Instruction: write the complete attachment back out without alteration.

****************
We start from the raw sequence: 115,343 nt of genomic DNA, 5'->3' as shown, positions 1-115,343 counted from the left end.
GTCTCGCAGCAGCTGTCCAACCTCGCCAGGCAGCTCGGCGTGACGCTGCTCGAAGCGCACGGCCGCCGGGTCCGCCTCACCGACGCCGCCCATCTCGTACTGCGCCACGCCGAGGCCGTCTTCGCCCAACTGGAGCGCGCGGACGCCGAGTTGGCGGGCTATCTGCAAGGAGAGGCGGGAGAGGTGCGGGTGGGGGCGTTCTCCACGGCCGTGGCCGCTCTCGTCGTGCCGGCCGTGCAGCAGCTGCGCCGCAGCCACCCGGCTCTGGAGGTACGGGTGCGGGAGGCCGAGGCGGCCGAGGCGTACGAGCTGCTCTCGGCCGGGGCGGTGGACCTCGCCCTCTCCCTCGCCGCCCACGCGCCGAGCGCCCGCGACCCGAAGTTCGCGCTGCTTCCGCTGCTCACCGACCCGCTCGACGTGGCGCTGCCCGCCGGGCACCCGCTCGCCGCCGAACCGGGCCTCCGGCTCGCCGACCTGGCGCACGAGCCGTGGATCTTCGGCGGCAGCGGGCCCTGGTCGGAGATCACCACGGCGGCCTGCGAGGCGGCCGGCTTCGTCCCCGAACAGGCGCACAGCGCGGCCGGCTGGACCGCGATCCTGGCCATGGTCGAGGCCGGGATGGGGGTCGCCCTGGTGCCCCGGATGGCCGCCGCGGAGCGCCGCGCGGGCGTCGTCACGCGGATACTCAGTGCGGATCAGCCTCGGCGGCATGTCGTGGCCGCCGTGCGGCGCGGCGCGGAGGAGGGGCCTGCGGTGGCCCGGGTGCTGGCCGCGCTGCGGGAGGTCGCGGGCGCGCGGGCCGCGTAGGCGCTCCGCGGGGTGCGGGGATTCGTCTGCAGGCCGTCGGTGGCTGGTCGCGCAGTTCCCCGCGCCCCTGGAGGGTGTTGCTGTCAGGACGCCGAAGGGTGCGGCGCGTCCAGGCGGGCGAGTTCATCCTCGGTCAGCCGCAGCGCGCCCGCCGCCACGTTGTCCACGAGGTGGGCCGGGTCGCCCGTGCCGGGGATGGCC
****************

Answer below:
We start from the raw sequence: 115,343 nt of genomic DNA, 5'->3' as shown, positions 1-115,343 counted from the left end.
GTCTCGCAGCAGCTGTCCAACCTCGCCAGGCAGCTCGGCGTGACGCTGCTCGAAGCGCACGGCCGCCGGGTCCGCCTCACCGACGCCGCCCATCTCGTACTGCGCCACGCCGAGGCCGTCTTCGCCCAACTGGAGCGCGCGGACGCCGAGTTGGCGGGCTATCTGCAAGGAGAGGCGGGAGAGGTGCGGGTGGGGGCGTTCTCCACGGCCGTGGCCGCTCTCGTCGTGCCGGCCGTGCAGCAGCTGCGCCGCAGCCACCCGGCTCTGGAGGTACGGGTGCGGGAGGCCGAGGCGGCCGAGGCGTACGAGCTGCTCTCGGCCGGGGCGGTGGACCTCGCCCTCTCCCTCGCCGCCCACGCGCCGAGCGCCCGCGACCCGAAGTTCGCGCTGCTTCCGCTGCTCACCGACCCGCTCGACGTGGCGCTGCCCGCCGGGCACCCGCTCGCCGCCGAACCGGGCCTCCGGCTCGCCGACCTGGCGCACGAGCCGTGGATCTTCGGCGGCAGCGGGCCCTGGTCGGAGATCACCACGGCGGCCTGCGAGGCGGCCGGCTTCGTCCCCGAACAGGCGCACAGCGCGGCCGGCTGGACCGCGATCCTGGCCATGGTCGAGGCCGGGATGGGGGTCGCCCTGGTGCCCCGGATGGCCGCCGCGGAGCGCCGCGCGGGCGTCGTCACGCGGATACTCAGTGCGGATCAGCCTCGGCGGCATGTCGTGGCCGCCGTGCGGCGCGGCGCGGAGGAGGGGCCTGCGGTGGCCCGGGTGCTGGCCGCGCTGCGGGAGGTCGCGGGCGCGCGGGCCGCGTAGGCGCTCCGCGGGGTGCGGGGATTCGTCTGCAGGCCGTCGGTGGCTGGTCGCGCAGTTCCCCGCGCCCCTGGAGGGTGTTGCTGTCAGGACGCCGAAGGGTGCGGCGCGTCCAGGCGGGCGAGTTCATCCTCGGTCAGCCGCAGCGCGCCCGCCGCCACGTTGTCCACGAGGTGGGCCGGGTCGCCCGTGCCGGGGATGGCC